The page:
Cecilia Renata, with help from the King’s courtiers, arranged for a marriage between Jadwiszka and the Lithuanian nobleman, John Wypyski. She moved with him to a large landed estate in the beautiful Trakai area of Lithuania which he had received from the court as a gift for the marriage. This estate, a hunter’s paradise, was then frequented by Wladyslaw who went to spend time with Jadwiszka there on numerous occasions. As for the King’s arranged marriage, Cecillia bore him three children, none of which lived past the age of seven. The last one was stillborn, with the Archduchess dying of an infection a day after labor. The King was said to have taken the loss very hard, but it did not keep him away from his beloved Jadwiszka, even after he married again. Wladyslaw’s second marriage was to a French Princess Marie Louise Gonzaga, a lady who would achieve a rare feat, marrying not one but two Polish Kings (after Wladyslaw’s death she would marry his brother John Casimir II). Marie Louise was not exactly a beauty queen. In Justus Van Egmont’s contemporary portrait of her, she has a second chin and arms that look about the size of her shoulders. This was also a political marriage, conjured up by French royalty to inflict grievous harm to the alliance between the Austrian Habsburgs and Poland. Marie Louise bore Wladyslaw no children. The King would not take political advice from her. He was a man known to follow his own course stubbornly, no matter the outcome. Of course he continued seeing Jadwiszka.
Much is known about the political affairs of Wladyslaw, but hardly anything is known about his private world with Jadwiszka. She was probably the closest anyone ever came to being his true soul mate. Perhaps her beauty, romance and grace eroded his legendary stubbornness. He was known to be self-centered and vain. This is not surprising since men who are in love with themselves often fall under the spell of beautiful women (unfortunately no pictures exist of Jadwiszka). Maybe Jadwiszka acted as a reflection of his vanity. No one can say for sure. The only thing certain is that from the first time their eyes met that day in Rynok Square in Lviv, a fourteen year whirlwind of romance ensued. Fourteen years is a long time, but not long enough for those who are madly in love, yet unable to be together for extended periods. The periods of absence from each other may have served to further stoke the fires of passion or remind them how improbable their romance actually was. The fact that they were unable to be together on a consistent basis likely made them savor their intimate moments even more. In this case, absence made hearts grow closer.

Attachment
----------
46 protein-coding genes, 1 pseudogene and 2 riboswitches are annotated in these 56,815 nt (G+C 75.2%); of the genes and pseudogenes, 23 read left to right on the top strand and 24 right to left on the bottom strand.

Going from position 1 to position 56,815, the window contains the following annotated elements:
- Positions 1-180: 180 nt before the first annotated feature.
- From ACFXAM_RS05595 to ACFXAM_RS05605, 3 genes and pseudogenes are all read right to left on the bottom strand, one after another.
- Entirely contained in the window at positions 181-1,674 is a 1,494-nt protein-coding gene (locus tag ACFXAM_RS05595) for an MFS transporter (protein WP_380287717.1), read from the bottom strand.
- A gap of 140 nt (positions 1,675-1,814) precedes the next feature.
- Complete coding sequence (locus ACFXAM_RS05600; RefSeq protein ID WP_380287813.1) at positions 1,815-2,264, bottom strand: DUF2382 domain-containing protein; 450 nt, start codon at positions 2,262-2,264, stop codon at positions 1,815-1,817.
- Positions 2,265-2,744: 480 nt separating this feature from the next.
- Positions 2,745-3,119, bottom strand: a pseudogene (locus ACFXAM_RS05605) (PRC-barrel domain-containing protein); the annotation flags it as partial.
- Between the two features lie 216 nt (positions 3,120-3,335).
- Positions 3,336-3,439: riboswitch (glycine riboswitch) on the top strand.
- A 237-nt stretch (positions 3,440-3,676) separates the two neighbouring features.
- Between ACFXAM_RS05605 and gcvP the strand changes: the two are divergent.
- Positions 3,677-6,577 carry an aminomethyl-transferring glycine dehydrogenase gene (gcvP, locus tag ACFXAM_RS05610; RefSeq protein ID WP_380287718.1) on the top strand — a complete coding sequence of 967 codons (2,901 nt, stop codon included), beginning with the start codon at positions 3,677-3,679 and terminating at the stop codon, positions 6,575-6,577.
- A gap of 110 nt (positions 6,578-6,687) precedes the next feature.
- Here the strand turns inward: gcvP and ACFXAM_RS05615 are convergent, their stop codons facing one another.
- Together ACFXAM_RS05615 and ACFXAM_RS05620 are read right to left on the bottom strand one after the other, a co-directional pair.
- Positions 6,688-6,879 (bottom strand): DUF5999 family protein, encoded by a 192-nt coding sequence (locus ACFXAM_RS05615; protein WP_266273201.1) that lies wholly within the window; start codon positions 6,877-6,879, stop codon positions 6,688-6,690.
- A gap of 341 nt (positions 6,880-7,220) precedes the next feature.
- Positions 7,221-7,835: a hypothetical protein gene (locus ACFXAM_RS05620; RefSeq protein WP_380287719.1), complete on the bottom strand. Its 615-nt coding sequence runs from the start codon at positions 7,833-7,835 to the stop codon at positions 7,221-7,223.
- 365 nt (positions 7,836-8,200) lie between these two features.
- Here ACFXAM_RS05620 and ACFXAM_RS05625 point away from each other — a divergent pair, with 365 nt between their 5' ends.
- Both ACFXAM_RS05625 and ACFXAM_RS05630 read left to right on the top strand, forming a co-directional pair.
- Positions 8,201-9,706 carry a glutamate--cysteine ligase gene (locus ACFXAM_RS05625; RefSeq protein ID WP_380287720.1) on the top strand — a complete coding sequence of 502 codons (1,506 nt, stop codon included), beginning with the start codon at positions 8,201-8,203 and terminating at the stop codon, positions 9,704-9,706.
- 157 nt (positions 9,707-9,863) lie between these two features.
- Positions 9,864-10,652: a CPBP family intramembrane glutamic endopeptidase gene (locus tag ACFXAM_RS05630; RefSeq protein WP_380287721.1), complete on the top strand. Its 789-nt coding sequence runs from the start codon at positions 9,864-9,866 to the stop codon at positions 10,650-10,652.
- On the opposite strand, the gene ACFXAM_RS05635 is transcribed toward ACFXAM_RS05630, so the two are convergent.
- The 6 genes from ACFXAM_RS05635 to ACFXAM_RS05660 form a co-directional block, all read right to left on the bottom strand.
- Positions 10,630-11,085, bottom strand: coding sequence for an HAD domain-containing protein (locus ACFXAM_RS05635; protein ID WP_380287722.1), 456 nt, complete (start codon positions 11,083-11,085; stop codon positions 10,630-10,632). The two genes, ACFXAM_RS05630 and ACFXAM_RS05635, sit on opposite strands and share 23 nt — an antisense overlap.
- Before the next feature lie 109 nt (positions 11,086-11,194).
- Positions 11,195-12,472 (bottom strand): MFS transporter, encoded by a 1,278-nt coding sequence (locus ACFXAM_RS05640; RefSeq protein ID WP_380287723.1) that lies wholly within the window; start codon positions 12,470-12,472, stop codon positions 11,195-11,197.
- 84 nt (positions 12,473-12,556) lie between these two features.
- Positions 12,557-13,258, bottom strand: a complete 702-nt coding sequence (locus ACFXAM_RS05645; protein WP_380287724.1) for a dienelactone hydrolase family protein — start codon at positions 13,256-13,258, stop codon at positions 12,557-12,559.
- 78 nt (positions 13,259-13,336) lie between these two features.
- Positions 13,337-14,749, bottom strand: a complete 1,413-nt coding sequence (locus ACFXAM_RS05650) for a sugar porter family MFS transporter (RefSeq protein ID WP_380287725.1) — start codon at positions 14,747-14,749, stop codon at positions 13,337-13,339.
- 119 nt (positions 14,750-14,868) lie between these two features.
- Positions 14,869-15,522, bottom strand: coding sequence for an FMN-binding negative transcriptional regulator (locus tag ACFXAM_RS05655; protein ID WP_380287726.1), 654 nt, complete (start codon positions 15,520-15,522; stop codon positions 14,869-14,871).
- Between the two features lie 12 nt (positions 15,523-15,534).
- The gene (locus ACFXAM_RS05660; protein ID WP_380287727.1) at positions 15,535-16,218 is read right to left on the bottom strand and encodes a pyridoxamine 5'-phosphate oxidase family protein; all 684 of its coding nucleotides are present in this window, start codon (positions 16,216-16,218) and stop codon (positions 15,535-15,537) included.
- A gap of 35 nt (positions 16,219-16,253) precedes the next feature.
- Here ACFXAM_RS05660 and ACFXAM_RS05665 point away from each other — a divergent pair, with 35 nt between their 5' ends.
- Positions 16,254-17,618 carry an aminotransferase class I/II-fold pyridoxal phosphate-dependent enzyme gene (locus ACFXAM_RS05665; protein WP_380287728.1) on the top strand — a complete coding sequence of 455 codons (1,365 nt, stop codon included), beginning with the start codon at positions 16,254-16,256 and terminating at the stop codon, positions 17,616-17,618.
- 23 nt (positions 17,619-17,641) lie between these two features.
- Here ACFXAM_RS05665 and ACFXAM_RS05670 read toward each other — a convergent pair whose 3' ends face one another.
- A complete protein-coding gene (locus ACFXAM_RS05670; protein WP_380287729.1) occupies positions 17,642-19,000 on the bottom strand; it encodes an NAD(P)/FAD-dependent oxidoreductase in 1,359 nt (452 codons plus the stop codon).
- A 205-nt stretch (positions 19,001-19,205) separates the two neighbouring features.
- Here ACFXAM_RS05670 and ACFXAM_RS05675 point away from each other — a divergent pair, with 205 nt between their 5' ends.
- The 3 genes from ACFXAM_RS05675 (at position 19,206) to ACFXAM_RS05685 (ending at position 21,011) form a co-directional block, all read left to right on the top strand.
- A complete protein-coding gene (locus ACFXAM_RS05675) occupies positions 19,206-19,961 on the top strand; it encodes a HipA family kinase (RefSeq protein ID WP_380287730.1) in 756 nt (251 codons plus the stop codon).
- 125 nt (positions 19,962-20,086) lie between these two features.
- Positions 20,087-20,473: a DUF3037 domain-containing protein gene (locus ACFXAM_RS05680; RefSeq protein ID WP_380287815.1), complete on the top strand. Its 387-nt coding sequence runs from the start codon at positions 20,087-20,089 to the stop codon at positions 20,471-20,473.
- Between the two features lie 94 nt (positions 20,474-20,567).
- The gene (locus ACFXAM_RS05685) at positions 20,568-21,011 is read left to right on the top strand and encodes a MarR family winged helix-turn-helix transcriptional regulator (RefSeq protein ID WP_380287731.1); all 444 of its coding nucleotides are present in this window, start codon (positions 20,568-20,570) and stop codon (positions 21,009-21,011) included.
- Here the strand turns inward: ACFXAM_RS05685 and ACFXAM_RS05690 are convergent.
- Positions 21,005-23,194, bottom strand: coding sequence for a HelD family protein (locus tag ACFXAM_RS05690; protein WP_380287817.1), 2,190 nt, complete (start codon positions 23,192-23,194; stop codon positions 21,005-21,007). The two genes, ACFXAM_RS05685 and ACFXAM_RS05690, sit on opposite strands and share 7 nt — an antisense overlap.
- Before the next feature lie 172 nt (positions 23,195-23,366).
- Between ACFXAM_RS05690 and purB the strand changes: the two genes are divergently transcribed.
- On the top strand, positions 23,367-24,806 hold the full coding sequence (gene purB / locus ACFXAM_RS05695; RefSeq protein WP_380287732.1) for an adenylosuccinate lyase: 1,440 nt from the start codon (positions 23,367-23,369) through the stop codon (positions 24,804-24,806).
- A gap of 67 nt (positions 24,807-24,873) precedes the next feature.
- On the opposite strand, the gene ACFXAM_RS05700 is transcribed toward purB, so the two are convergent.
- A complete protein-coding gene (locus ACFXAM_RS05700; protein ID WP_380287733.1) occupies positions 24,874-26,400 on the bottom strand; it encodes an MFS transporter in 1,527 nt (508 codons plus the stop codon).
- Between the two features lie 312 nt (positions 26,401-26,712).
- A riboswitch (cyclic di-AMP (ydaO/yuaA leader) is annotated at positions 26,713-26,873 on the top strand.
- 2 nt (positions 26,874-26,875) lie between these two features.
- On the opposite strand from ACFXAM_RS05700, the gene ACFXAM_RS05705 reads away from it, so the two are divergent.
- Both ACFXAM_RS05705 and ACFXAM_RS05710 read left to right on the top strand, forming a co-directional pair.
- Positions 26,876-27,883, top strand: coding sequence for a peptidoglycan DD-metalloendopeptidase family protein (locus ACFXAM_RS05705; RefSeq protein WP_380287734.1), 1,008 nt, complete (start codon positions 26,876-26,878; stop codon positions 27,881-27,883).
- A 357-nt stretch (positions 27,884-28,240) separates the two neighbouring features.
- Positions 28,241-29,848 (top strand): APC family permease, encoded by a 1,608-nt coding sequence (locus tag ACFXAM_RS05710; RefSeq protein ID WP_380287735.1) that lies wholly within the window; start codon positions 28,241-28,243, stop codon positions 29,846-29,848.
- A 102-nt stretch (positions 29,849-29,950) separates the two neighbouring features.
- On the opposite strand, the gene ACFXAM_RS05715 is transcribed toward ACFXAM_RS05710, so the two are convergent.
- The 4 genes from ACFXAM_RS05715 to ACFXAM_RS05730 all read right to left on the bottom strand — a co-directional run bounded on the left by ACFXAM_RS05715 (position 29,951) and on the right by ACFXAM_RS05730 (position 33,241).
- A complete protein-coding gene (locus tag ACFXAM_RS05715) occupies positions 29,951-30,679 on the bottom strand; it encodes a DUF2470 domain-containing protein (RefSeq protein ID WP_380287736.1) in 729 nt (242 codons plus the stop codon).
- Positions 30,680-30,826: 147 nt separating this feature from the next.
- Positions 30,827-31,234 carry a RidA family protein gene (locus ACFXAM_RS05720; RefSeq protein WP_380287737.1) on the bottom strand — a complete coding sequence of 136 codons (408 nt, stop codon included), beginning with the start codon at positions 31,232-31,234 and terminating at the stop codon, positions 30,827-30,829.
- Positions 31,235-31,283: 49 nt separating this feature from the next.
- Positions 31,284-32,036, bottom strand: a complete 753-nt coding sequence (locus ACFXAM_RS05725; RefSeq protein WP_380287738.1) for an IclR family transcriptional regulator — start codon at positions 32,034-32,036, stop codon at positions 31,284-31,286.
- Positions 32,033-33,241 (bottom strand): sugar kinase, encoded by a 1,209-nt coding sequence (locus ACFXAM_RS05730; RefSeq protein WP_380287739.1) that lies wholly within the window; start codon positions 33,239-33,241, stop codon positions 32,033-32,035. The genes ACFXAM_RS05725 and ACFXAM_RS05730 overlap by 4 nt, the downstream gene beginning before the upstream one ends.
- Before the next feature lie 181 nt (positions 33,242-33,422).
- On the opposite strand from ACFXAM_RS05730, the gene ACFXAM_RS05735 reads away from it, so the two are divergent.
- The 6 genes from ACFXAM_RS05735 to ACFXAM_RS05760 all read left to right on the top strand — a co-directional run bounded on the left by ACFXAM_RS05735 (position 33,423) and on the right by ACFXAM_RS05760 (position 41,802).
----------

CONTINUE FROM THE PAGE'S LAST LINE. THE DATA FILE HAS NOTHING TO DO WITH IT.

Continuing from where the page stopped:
Love At Last Sight – To End As The Beginning
It is said that in the days prior to his death Wladyslaw was coherent. This gave him time to set his affairs in order. He would have had much to ponder regarding the royal line of succession and what would happen to his policies, peoples, castles and lands. All of this was of importance, as it pertains to the realm of high politics, but what about the realm of the romantic heart. This realm was where the King and Jadwiszka had lived together, away from the courtiers, arranged marriages and intrigues, away from all the whispering campaigns tried in vain to thwart their relationship. They had been able to overcome all of the petty political obstacles because theirs was a true, lasting romance. This was the kind of love that changes a man and a woman irreparably, to the point where they cannot imagine the world before they knew one another or without each other. A romance that makes a clean break with the past and in the process creates a reality unto itself. This was not the story of a fairy tale. It was the story of two people destined to be together, to begin the wedding of their hearts at the very heart of a great city. And to end in a castle amid the woods of Lithuania, with the dying King looking at his beloved mistress for the last time, just like the first time in Lviv when the King saw that beautiful young woman looking at him.